In its wisdom, the National Hockey League has proclaimed the 2016-2017 season its “Centennial” and will regale us with lavish commemorative moments throughout the fall, winter, and spring with hopefully the celebration being done and the music ending by the time next summer arrives.
As is often the case in this otherwise wonderful game, the logic behind this grandiose venture is a bit off the wall. Perplexing for openers is how the deuce they came up with 2016-17 as their magic year. A little history needs to be reviewed.
If the first sign of anything approaching organization marks the official beginning, it came in 1893 when Lord Frederick Arthur Stanley himself, Queen Victoria’s august royal governor of Canada, her majesty’s crown jewel of a province, promulgated hockey’s first bylaws. They were aimed at bringing order both to the ice and the chaotic mishmash of rowdy amateur rivalries that had sprouted from vernal Quebec to Manitoba’s vast central prairies. Sweetening the pot, his Grace posted a shiny silver cup in his name as the grand prize for the national champion. A year later came the first Stanley Cup playoffs, won, naturally, by a team of roughnecks from Montreal. Essentially, that’s how it all began.
Nor did it change much for the next quarter century. By 1914, the Montreal Canadiens and Toronto Blueshirts (later renamed the Maple Leasfs) had been hatched. In 1915, eastern teams of the so-called NHA were challenging western teams in the PCHA for the Cup. In 1916, an American team from Portland, Oregon, joined the fray, losing in the finals to Montreal and its illustrious goalie, Georges Vezina. It’s in 1917 that the term “NHL” first appears, although nothing else changes, and consisting of only four Canadian teams, it isn’t much of a league. In 1919, the season is cancelled right in the middle of the playoffs by the devastating worldwide Spanish Flu epidemic.
It is not until the mid-’20s that the National Hockey League as we know it evolves. That’s when competing leagues finally concede NHL dominance and surrender claims to the Cup, and it’s when the NHL finally gets serious about responding to the Roaring Twenties-inspired surge of interest in the game coming from the United States.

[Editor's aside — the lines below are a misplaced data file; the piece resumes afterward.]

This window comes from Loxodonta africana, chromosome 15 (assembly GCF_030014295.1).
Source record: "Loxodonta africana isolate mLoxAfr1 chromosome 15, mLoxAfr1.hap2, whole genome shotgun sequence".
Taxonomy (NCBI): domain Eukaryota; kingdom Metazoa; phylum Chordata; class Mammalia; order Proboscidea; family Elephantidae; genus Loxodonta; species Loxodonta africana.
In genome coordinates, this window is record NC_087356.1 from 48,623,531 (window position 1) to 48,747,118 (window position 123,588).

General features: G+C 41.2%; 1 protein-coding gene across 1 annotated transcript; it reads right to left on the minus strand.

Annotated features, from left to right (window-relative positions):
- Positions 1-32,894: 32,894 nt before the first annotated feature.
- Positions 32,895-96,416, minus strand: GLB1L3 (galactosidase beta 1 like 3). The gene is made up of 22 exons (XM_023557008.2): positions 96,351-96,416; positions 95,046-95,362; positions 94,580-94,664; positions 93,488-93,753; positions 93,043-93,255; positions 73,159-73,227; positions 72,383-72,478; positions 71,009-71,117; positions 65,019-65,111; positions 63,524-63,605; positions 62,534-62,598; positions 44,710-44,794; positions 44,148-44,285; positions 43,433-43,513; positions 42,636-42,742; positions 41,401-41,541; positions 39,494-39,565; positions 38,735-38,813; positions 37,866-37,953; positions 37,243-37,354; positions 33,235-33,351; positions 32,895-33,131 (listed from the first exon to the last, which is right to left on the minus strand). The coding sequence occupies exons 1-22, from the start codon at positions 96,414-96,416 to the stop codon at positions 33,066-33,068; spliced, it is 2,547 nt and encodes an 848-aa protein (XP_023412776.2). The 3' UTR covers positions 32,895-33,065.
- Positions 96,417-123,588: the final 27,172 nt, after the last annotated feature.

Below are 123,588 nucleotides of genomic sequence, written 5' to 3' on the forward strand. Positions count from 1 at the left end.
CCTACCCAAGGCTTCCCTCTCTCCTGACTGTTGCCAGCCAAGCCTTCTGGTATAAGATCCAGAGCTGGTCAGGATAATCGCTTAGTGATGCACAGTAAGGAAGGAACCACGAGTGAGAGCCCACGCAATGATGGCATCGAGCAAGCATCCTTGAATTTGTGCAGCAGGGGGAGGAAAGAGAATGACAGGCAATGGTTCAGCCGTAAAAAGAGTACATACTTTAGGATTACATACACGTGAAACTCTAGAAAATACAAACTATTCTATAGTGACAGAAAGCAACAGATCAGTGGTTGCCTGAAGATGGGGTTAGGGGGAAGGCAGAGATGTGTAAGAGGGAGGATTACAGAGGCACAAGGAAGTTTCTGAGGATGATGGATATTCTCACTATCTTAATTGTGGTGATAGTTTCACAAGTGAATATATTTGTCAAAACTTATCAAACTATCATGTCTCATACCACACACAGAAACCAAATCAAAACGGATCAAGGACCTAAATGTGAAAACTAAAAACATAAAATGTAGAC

It’s your Boston Bruins who lead the charge, signing on in 1924. By 1926, the Rangers in New York, Pirates in Pittsburgh, and Blackhawks in Chicago have also been conceived. In the 1927 finals, Ottawa, winner of the Canadian Division, sweeps the Bruins, American Division champs, and Lord Stanley’s silver bauble officially becomes a prize to be annually contested by all of North America. With 10 stable franchises the game is firmly established on both sides of the border. If the NHL has a true centennial year, 2026-27 would make a lot more sense.
But who needs to wait another whole decade for a good old-fashioned, year-long bender. Certainly not “the New NHL,” as it likes to think of itself, with its freshly asserted international acclaim, rigorously enforced parity, revised image, rising TV ratings, and, at long last, increasingly widespread profits. Near a decade after staggering out of their latest near-ruinous labor dispute, the NHL no longer feels “minor league.”
Which is not to say they’ve put all their problems behind them. Expansion beckons. Not everyone is impressed with the choice of Las Vegas demanded by iron-willed commissioner Gary Bettman. Deeply entrenched, Bettman just might be the sporting world’s most powerful czar in terms of getting what he wants, and ruthlessly, if need be. Not that the horizon is perfectly clear. Another contract battle looms by the end of the decade and issues bugging the players pile up. Hockey stars, after all, make only roughly the money baseball scrubs command, and they’re acutely mindful of that.
But all that’s for another day and it’s the action on the ice, not in the board room, that still matters most. So, what can we expect from the Bruins? Only five games deep in the new season it’s a safe bet it will be neither more nor less than what we’ve been fed grimly the last two seasons: The cast changes, but not the prospects. Not yet! With luck, they’ll again be touch and go for the playoffs, but don’t expect more.
At least half the teams in the league are jammed in the middle of the pack, destined to grind away all season, making or missing the playoffs the last fortnight by a couple of points. It’s called “parioty” and it can be equally boring and infuriating. Clearly these Bruins are one such team, maybe a textbook example. But it’s the road you must travel when you’re rebuilding, as the Sweeney-Neely axis is fitfully attempting. You only hope it doesn’t last a decade. We’ve been there before. Watching the kids develop could be interesting; presuming, of course, that they do develop.
Meanwhile, the big Centennial bash rolls on all season, with or without the Bruins having a seat at the head table. A highlight will be the naming at mid-season of the top 100 NHL players of all time. There better be at least three Bruins in the top 10 – all of them defensemen. Or there will be hell to pay. Count on it!